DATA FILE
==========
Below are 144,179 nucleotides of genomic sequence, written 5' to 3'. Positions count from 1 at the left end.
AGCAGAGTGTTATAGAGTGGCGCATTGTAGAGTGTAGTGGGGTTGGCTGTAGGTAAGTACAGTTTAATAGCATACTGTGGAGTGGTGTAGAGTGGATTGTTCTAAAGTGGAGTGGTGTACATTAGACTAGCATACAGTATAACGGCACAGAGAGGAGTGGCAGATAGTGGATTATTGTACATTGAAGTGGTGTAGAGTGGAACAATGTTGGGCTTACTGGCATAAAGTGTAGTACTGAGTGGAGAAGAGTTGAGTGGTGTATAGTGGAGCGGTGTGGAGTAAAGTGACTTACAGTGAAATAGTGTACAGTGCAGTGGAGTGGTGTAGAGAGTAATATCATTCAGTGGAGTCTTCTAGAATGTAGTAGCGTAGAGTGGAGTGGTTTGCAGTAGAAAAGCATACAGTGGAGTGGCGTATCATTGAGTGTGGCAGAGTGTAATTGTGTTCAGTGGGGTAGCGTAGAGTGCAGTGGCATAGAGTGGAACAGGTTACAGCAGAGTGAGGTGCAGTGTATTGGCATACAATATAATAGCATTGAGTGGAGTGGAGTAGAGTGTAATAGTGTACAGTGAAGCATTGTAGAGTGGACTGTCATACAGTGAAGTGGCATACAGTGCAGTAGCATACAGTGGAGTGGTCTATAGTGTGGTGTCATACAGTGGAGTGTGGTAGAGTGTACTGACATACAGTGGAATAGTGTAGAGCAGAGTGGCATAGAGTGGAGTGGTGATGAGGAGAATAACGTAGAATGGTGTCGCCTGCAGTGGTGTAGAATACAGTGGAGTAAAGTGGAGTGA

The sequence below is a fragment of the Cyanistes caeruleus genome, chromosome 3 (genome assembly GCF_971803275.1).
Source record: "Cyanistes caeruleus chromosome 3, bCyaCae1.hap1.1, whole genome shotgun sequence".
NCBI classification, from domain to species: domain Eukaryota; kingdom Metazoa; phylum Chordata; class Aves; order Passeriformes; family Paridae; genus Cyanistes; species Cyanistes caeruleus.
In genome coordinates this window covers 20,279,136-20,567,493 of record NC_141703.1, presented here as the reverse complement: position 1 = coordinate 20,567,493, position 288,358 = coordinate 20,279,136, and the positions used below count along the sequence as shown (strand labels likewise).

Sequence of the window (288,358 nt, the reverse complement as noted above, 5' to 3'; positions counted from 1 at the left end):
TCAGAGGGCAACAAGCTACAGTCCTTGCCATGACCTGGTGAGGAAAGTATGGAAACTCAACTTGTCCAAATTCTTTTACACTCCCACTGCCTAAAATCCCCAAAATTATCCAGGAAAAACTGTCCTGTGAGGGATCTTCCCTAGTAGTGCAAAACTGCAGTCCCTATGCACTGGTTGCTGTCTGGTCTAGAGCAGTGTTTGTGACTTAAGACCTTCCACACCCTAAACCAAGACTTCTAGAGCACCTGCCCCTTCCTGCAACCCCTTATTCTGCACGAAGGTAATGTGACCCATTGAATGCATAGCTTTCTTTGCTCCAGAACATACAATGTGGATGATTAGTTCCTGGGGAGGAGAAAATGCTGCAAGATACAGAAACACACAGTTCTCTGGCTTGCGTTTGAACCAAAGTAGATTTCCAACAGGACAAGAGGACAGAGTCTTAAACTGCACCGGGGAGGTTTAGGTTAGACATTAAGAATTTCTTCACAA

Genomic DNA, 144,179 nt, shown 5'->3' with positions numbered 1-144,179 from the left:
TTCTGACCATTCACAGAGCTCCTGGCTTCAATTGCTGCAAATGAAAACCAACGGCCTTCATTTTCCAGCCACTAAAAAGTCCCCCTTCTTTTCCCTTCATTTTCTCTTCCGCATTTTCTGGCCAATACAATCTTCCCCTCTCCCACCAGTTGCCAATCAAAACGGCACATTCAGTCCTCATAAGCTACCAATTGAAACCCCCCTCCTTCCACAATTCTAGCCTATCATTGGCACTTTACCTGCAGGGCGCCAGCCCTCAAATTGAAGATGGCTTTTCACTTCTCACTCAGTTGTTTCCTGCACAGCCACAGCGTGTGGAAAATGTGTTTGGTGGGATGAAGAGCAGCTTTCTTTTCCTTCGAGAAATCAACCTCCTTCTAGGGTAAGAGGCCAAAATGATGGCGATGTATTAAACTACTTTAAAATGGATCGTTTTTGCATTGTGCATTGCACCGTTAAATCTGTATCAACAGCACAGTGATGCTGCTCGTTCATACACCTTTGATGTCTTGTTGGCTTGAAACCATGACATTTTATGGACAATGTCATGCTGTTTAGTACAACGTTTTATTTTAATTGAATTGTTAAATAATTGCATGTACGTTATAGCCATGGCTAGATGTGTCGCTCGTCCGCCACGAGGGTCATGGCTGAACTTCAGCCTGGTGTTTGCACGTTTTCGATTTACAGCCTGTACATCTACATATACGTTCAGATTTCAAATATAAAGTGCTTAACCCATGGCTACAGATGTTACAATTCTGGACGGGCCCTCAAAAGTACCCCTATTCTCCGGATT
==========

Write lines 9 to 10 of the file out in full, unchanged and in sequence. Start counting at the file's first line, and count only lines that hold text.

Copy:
Genomic DNA, 144,179 nt, shown 5'->3' with positions numbered 1-144,179 from the left:
TTCTGACCATTCACAGAGCTCCTGGCTTCAATTGCTGCAAATGAAAACCAACGGCCTTCATTTTCCAGCCACTAAAAAGTCCCCCTTCTTTTCCCTTCATTTTCTCTTCCGCATTTTCTGGCCAATACAATCTTCCCCTCTCCCACCAGTTGCCAATCAAAACGGCACATTCAGTCCTCATAAGCTACCAATTGAAACCCCCCTCCTTCCACAATTCTAGCCTATCATTGGCACTTTACCTGCAGGGCGCCAGCCCTCAAATTGAAGATGGCTTTTCACTTCTCACTCAGTTGTTTCCTGCACAGCCACAGCGTGTGGAAAATGTGTTTGGTGGGATGAAGAGCAGCTTTCTTTTCCTTCGAGAAATCAACCTCCTTCTAGGGTAAGAGGCCAAAATGATGGCGATGTATTAAACTACTTTAAAATGGATCGTTTTTGCATTGTGCATTGCACCGTTAAATCTGTATCAACAGCACAGTGATGCTGCTCGTTCATACACCTTTGATGTCTTGTTGGCTTGAAACCATGACATTTTATGGACAATGTCATGCTGTTTAGTACAACGTTTTATTTTAATTGAATTGTTAAATAATTGCATGTACGTTATAGCCATGGCTAGATGTGTCGCTCGTCCGCCACGAGGGTCATGGCTGAACTTCAGCCTGGTGTTTGCACGTTTTCGATTTACAGCCTGTACATCTACATATACGTTCAGATTTCAAATATAAAGTGCTTAACCCATGGCTACAGATGTTACAATTCTGGACGGGCCCTCAAAAGTACCCCTATTCTCCGGATT